And then there’s the big question of what to do with your movie when it’s finished. Yes, feel free to submit it to the big film festivals and hope that somebody picks you. There were 3,724 feature-length films submitted to this year’s Sundance Film Festival, so good luck with that. And even if your film is shown at Sundance, the days of Miramax picking up your film for $10 million are long gone (as is Miramax). You’re very likely to leave Sundance in the same penniless state you were when you started. Do not fall for the myth of “If you build it they will come.” If everyone in the world is building a baseball field in their corn field, heaven runs out of dead baseball players pretty fast.

Your film might be great, but the marketplace for films is terrible. Indie films struggle in theaters, and most people are still locked in a mindset that direct-to-home-video=failure. You certainly can’t make any money by selling downloads on the Internet. I don’t think I have any answers for someone making a movie on their own. It seems like a terrible idea financially. But if you can keep your costs down, you don’t need TWC or IFC Films. The less money you spend, the less money you have to earn back.

Server Closet

For years I’ve been complaining about the mess that external hard drives create. They’re amazing and convenient for someone in my line of work who needs to move a lot of storage around, but every manufacturer uses a different power cord. Some of them use wall-warts. Some of them use in-line bricks. Some of the higher-end companies like Glyph put the converters inside and use standard 3-pin power cords. They also keep the case a nice rectangular shape, but you pay a premium for those drives. I have at least five external drives connected to my computer at all times, and they tend to vary in both cord and enclosure style. What this has generally meant was a barely contained mess of wires surrounding my computer. When I installed an HD monitor and Blackmagic Intensity card, the problem got even worse. So this week I moved my computer into my closet. This solves the messy cable problem, and makes the computer easier to access. It’s on a shelf so I don’t have to crawl around on the floor to plug and unplug things. It also makes the office much quieter because all those noisy fans are tucked away in the closet. Of course it generates a bit of heat, so I’m currently investigating some cooling options. I’m thinking of venting the heat out the back of the closet into another closet that doesn’t have any delicate computer equipment. For now, the closet door just stays open a crack.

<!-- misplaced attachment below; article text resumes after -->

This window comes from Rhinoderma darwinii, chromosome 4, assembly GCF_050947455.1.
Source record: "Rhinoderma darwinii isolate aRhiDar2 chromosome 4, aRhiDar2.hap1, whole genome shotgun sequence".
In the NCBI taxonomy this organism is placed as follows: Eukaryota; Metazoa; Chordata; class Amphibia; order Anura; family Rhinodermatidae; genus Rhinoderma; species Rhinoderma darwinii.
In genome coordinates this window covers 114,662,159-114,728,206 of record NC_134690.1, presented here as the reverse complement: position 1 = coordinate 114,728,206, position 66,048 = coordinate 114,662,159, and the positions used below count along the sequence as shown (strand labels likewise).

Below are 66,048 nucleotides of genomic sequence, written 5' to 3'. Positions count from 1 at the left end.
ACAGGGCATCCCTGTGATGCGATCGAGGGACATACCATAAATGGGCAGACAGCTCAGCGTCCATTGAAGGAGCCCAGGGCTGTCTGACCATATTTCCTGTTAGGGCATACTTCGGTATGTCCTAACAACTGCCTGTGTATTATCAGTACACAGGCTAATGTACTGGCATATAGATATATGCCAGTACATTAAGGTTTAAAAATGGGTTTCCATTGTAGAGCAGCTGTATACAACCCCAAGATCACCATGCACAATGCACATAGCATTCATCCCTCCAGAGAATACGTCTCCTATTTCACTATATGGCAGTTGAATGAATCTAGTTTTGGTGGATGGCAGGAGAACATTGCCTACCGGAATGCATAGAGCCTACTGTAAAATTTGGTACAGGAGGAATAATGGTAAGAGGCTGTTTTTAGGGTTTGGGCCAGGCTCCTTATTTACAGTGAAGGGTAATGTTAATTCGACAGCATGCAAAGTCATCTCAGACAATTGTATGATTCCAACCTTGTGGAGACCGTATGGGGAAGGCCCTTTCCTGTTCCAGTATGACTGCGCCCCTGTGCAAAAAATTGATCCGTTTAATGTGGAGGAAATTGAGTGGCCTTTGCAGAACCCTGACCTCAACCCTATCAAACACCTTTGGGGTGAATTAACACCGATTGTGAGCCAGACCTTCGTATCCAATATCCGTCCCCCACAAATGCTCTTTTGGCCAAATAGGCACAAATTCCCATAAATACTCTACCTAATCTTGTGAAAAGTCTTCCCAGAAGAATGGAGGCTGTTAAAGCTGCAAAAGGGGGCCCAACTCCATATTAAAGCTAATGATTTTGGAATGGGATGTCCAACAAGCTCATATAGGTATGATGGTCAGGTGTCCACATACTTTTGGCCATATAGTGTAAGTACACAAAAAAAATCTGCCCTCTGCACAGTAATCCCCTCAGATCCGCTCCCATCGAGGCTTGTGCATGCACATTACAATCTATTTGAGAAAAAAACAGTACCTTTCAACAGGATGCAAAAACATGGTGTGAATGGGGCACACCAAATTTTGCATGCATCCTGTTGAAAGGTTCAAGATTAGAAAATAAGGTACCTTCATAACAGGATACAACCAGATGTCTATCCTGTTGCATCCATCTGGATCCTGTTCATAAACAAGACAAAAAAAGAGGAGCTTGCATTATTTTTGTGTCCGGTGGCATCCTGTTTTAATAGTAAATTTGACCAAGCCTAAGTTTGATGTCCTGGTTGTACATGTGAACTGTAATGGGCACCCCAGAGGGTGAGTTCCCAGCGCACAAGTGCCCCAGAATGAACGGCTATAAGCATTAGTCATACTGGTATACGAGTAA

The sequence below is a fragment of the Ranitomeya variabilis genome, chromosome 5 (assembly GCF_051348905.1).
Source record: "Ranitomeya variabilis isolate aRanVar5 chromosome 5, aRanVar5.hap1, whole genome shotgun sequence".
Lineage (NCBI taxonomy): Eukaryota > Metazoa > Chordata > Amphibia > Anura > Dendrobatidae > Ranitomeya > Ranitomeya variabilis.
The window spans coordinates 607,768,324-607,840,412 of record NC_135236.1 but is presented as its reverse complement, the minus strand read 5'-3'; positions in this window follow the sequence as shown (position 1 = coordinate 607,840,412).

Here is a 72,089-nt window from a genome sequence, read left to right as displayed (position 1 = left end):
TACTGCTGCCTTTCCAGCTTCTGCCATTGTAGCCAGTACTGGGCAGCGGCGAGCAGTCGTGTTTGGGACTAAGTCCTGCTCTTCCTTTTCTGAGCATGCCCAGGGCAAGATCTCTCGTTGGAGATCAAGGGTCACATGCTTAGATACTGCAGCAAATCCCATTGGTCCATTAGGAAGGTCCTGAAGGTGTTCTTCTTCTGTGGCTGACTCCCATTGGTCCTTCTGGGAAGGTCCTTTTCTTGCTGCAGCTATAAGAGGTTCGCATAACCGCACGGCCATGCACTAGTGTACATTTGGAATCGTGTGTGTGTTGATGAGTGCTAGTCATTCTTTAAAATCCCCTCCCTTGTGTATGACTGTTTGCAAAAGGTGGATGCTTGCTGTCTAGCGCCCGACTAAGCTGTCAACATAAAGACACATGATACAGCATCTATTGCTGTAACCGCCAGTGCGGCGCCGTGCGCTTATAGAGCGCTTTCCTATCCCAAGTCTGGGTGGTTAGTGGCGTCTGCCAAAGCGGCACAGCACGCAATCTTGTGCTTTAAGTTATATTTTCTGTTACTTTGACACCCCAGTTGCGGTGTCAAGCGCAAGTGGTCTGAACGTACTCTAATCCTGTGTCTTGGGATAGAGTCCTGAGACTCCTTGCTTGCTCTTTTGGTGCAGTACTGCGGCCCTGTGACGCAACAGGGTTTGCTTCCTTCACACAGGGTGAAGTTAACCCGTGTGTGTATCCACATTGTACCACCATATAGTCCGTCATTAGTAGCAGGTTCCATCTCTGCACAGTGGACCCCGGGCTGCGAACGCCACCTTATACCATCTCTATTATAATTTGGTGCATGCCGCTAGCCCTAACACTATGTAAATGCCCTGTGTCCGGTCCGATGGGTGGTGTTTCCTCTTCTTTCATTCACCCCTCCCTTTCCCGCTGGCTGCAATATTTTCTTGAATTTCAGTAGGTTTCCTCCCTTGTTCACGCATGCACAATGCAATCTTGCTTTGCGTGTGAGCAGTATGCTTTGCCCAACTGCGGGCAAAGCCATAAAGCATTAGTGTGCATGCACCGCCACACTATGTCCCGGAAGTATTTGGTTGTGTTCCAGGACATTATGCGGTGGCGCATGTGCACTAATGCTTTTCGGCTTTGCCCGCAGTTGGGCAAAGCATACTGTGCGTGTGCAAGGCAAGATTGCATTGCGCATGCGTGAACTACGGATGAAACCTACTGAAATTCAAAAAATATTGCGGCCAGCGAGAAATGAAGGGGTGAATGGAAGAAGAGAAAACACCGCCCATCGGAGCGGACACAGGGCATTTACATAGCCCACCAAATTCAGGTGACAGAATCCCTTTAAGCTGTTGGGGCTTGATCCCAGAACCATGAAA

Since I was running 35-foot cables, I wanted to minimize the number of cables I had to buy. Once you get over 15 feet it can get expensive especially for DVI. I managed to get it down to an incredibly thick (1/2″ diameter) DVI cable, a 33-foot active USB repeater cable, a component video cable for the HD monitor, and a red-white RCA for audio. I was already running ethernet from the DSL modem right past the closet, so I diverted it inside. I put a little 7-port USB hub on my desk, and the computer monitor has 4 USB ports as well. I put my DVD burner in an external USB enclosure on my desk so I don’t have to go into the closet to burn a disc. All firewire and eSATA devices stay in the closet. The component and DVI cables are really thick, but the whole thing just barely fit in a nice little cable zipper so it looks like a single thick cable.

I have a multi-standard DVD player hooked up to the HD monitor, so I got a component video switcher to switch between the computer’s video feed and the DVD. It’s a neat little device that has IR Learning, so I can use any remote to control it. That lives under my computer monitor stand, which does a great job of hiding cables.

The Marriage Ref Promo


I edited this promo for The Marriage Ref a couple weeks ago. It was shot entirely on the Canon 5D Mark II. It was a really fun experience, and Mr. Seinfeld came in a couple times to work with us. It’s great to see something I edited released so quickly but the quality of the encoded video is pretty low. It’s my understanding that this full version of the story will not be shown on TV.